“Becoming Herself” by Maureen Reid

Questions for discussion

  1. The novel opens with a death and major decision made by Maggie and Nell’s father. Did
    you find yourself getting angry at his decision? As an adult, Margaret recognizes that
    each of us handles grief in his or her own way. How does grief influence the decisions
    that her Da makes about his daughters? Do we ever stop grieving for the loss of those
    we loved?
  2. When Maggie is sent to the orphanage she discovers that others consider her
    “different” by the way she spoke and where she came from. She is no longer called
    Maggie, but Margaret. Have you ever experienced having who you are, your heritage or
    culture being the object of ridicule? Do you think as a society we are more welcoming
    to other cultures/heritages?
  3. Margaret does not cry from the day that Nell leaves the orphanage until Michael
    departs. Do you think this is a normal reaction? What does it tell you about how her
    early losses affected Margaret?
  4. How does Eli’s courtship of Margaret set the stage for their marriage? Do you think
    they loved one another? What choices did women at the turn of the 20


    Century have?
  5. Can you relate to Margaret’s feelings about music? For me, music is air. I am not sure I
    could survive without it. From my earliest memory, I simply sang whenever and wherever
    I could. What are your thoughts on her mother’s decision not to have Margaret continue
    her studies with Mrs. Brown? Have you ever had a passion and talent for something but
    unable to continue it for one reason or another?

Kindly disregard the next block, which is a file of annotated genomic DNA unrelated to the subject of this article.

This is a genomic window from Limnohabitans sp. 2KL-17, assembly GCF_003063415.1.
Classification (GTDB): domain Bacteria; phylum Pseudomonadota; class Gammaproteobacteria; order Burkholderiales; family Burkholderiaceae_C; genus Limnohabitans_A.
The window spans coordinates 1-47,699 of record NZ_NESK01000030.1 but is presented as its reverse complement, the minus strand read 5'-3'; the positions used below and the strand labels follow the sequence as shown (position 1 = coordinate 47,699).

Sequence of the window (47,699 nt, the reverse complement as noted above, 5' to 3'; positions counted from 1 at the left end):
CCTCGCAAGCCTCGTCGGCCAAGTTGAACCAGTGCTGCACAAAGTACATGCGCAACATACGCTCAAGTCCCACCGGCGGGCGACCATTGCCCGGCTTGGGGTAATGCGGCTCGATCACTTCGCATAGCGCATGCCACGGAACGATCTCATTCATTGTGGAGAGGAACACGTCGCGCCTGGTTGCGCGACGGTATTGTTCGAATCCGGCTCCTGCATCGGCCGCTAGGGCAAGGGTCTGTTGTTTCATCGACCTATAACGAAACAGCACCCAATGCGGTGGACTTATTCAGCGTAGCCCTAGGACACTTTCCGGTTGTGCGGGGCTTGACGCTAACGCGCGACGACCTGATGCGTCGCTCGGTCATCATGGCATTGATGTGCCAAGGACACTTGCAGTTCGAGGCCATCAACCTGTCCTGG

6. In describing how it is like to live in a small town, Margaret writes that: only the darkest
    secrets can be hidden. What secrets does Margaret have? Who does she keep them
    from? Does she feel guilty? Troubled? Why?
  7. When Margaret became a mother, she had no manual to guide her but needed to figure
    things out on her own. How do you think she was as a mother? Are you able to relate to
    the relationship she had with Louise? What advice would you give her about how to
    resolve the problems between Eli and Leon?
  8. Something awakens in Margaret during the suffragette movement. How does it prepare
    her for the challenges she faces later in life? Women were imprisoned and brutally
    treated in their fight for the vote—both in this country and in England. How are women
    making their voices heard today?
  9. Margaret’s relationship with her brother James is rekindled and reinforced by
    exchanging letters. In this world of instant communication, social media and tweeting,
    are we losing the ability to develop and sustain relationships with the written word?
    How is Margaret’s world expanded by her brother? How does James support Margaret?
    Do you agree with Margaret’s decision that she should return to Ireland?
  10. In referring to the women in the choir, Margaret writes: when I am with them, I can
    breathe. In what ways did women support her? Where would we be without the other
    women in our lives?
  11. Describe how you see the events that took place after Margaret stopped writing in her
    journal unfold? What daughter took the journey? Why do you think so?
  12. Even though Margaret is the protagonist in Becoming Herself, there are a number of
    fascinating characters. Can you describe them in a few sentences?
    a. Belle
    b. Eli
    c. James
    d. Michael
    e. Stella
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